CNPS Happenings, Rare Native Iris Makes Mid Klamath Home & Fall Wildflower Show

August, 2016

 

 

 

 

Beginners and experts, non-members and members are all welcome at our programs and on our outings.  Almost all of our events are free.  All of our events are made possible by volunteer effort.

Evening Programs

At the Six Rivers Masonic Lodge, 251 Bayside Rd., near 7th and Union, Arcata.  Refreshments at 7:00 p.m.; program at 7:30 p.m.

September 14, Wednesday, 7:30 p.m.  "Hazlenut Speaks of the Wiyot Past."  Adam Canter, a biologist with the Wiyot Tribe, will share a story of rediscovery. Hazelnut does not often grow on the immediate coast. Recently the Wiyot Tribe documented hazelnut scrub in Humboldt County, extending its known range by ~200 miles into the North Coast. Adam will highlight Wiyot history in relation to hazelnut, research into herbarium records and possible past distribution, and share other important food plants the Wiyot Tribe cultivated.  Current ethnobotanical research efforts help us better understand how California’s indigenous population managed, tended and helped contribute to the diversity of species we see today. In the absense of such management, these habitats are struggling to survive against forest encroachment, invasive species, and development. 

 

Field Trips & Plant Walks

July 30, Saturday. Rare Plant Treasure Hunt for Wolf's Evening Primrose (Oenothera wolfii) in roadside locations around Humboldt Bay and Trinidad. Oenothera wolfii struggles to survive due to road maintenance activities and hybridization with a similar non-native species. We’ll attempt to map locations of Oenothera wolfii and its hybrids. For details contact Greg O’Connell at gregoconnell7@gmail.com or 707-599-4887..

August 5-7, Saturday-Sunday. Del Norte Weekend. Botanical wonders are in every direction in Del Norte County. From headquarters in Rock Creek Ranch, a group-camping facility on the South Fork Smith River, some people will head out rare plant treasure hunting, while other people head for trail hikes. Rare plant hunters will explore the Gasquet region (and possibly Lake Earl area) looking for several late-blooming taxa with historical records from the areas, including Little-leaf Huckleberry (Vaccinium scoparium), Great Burnett (Sanguisorba officinalis), and several sedge species (Carex spp.). For rare plant details contact Greg at gregoconnell7@gmail.com or 707-599-4887.  For camping and hiking contact Carol at 707-822-2015 or theralphs@humboldt1.com. Come for all or part, but please let us know.

September 25, Sunday. Cold Spring Day Hike. Only one hour away from Arcata, in Six Rivers National Forest along Forest Highway 1 (Titlow Hill Rd off 299) we will be breathing mountain air and gazing at mountain vistas. The Cold Spring area offers diverse habitats: White fir forest, oak woodland, azalea thicket, open meadow, rocky outcrop, and sunny seep. Both Jeffrey and Ponderosa Pines grow there, and at least five species of mycoheterotrophs (a.k.a. saprophytes). We will also assess the impact of cattle grazing. Expect to walk 2-3 miles on cow paths and cross country. Meet at 9 a.m. at Pacific Union School in Arcata. Dress for the weather (at 4,800 ft elevation); bring lunch and water. Let us know you are coming: Carol 707-822-2015.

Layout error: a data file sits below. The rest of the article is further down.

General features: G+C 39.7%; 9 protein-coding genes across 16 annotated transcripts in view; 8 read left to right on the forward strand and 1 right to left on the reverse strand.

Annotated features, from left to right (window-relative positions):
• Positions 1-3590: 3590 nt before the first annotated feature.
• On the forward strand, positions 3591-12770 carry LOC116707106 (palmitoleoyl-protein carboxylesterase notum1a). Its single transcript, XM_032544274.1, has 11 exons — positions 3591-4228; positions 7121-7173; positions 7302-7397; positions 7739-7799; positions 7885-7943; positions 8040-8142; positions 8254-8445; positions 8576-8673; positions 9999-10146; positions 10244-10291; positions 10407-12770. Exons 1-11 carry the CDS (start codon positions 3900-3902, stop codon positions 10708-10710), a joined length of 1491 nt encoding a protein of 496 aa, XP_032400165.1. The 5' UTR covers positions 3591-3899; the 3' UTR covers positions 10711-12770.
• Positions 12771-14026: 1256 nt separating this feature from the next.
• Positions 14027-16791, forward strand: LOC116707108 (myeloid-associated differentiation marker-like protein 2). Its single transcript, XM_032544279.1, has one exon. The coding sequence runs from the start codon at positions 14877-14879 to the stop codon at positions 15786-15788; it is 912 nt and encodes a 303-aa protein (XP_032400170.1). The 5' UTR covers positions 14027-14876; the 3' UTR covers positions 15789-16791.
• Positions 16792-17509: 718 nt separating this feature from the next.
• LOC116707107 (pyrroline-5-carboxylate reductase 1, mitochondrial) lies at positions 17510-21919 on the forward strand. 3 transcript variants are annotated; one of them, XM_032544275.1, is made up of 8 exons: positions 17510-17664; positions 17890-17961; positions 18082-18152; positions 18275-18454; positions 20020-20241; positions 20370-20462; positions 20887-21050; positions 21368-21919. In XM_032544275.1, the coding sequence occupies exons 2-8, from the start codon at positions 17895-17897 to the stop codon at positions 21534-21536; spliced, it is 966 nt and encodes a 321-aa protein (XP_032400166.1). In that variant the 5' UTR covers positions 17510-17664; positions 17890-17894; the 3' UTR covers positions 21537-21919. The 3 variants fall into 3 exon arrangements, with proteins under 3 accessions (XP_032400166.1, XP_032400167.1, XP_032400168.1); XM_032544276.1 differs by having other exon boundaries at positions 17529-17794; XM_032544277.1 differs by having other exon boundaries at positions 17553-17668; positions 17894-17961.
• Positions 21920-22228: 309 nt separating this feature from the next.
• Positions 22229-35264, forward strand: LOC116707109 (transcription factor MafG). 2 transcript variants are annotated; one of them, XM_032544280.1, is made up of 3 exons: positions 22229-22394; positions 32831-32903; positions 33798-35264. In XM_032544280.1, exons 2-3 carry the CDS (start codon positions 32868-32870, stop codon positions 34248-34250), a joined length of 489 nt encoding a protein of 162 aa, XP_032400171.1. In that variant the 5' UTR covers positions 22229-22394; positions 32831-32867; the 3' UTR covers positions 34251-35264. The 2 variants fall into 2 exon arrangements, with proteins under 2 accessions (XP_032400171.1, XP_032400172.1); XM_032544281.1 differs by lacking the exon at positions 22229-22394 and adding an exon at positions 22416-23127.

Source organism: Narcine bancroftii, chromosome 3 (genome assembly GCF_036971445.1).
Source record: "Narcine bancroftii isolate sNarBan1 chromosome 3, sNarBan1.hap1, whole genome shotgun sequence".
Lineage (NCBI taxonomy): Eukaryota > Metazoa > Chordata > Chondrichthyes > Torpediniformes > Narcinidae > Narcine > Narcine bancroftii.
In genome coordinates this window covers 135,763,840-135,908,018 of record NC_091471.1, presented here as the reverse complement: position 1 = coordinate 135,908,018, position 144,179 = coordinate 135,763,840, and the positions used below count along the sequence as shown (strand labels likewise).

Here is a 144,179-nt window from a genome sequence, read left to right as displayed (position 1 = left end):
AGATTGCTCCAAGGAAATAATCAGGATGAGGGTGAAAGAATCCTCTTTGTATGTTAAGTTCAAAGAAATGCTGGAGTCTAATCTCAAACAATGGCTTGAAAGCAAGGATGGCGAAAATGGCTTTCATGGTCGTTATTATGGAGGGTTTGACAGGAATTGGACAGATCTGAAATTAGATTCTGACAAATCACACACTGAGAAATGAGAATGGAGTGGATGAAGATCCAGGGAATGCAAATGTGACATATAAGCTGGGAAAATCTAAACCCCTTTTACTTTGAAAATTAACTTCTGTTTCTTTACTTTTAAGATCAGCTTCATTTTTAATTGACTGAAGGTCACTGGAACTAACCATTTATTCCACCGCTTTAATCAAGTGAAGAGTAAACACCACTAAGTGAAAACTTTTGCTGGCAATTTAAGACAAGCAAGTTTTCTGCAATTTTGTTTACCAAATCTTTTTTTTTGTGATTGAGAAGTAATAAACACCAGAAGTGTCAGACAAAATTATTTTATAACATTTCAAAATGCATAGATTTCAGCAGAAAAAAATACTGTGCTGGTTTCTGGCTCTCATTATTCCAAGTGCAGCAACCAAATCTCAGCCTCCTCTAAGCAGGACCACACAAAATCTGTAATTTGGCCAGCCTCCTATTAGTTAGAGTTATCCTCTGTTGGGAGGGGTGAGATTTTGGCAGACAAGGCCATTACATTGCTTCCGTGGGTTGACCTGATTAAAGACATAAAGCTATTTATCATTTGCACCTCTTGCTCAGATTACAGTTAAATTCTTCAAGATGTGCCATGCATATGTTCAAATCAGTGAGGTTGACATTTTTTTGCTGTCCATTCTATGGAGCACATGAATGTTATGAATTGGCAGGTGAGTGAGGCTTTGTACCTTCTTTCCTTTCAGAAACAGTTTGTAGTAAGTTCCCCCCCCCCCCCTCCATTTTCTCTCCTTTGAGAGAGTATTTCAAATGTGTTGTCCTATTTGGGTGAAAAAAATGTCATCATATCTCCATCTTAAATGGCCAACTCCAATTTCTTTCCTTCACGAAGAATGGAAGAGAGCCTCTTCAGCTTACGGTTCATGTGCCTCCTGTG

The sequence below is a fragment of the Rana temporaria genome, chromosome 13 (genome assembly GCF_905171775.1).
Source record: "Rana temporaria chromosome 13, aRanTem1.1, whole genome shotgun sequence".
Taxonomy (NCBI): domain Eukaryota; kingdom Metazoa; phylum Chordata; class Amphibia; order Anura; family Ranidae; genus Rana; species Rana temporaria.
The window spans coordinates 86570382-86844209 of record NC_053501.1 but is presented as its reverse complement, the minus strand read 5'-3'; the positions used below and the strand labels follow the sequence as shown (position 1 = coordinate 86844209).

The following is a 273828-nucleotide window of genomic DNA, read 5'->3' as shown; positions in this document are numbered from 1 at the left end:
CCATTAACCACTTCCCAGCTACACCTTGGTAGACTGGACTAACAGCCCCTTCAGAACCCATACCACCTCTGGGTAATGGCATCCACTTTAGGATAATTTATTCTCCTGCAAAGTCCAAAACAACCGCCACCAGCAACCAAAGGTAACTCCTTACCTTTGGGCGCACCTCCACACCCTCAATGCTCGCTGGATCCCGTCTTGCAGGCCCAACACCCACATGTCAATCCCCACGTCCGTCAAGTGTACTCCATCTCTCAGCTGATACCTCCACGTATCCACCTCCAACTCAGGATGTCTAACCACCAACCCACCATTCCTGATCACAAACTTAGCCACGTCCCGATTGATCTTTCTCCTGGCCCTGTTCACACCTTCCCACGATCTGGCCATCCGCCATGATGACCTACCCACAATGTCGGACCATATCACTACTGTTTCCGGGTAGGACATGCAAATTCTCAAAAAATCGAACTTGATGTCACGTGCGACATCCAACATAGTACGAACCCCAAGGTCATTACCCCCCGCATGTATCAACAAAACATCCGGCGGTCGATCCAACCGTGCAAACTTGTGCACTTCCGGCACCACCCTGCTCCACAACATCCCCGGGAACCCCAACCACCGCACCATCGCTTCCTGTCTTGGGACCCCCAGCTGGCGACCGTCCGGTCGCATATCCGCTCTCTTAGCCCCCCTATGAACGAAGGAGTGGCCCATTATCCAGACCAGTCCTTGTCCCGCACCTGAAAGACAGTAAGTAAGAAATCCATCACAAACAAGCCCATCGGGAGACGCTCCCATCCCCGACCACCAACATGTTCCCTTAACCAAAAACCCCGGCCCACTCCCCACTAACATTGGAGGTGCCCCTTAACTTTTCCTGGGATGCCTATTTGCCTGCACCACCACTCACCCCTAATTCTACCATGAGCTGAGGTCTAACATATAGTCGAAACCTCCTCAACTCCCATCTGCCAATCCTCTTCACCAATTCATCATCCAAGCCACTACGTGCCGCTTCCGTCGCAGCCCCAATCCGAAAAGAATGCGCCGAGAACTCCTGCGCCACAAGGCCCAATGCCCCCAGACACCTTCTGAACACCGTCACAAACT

Rare Native Iris Makes Mid Klamath Home

Tanya Chapple, Article adapted from the Mid Klamath Watershed Council’s blog

**CNPS Editor’s note: The Northcoast CNPS Chapter is excited to explore rare, native plants through our sponsored hikes, field trips, and treasure hunts. In this article, Tanya Chapple describes a beautiful iris found only near Orleans.

Did you know that the Orleans iris or Ishi-Pishi iris (Iris tenax ssp. klamathensis) is a rare plant? It is! This special yellow blooming iris is only found in the Klamath River region, nowhere else in California or Oregon, or the entire world. In fact it is commonly seen only on the west side of the Klamath River between Orleans and Somes Bar. In the past few weeks the sides of Ishi Pishi Road have been bejeweled by this iris. But the irises you see up the Salmon River, or toward Weitchpec or Happy Camp are different species.

Orleans iris is an example of an endemic plant. Endemism is when an organism has a restricted range, found in only one region and not outside of that location. The Klamath Siskiyou biogregion is home to many endemic species because of its unique geography. And to me, the Orleans iris is the flower shaped shining star that reminds me how special this place we live really is.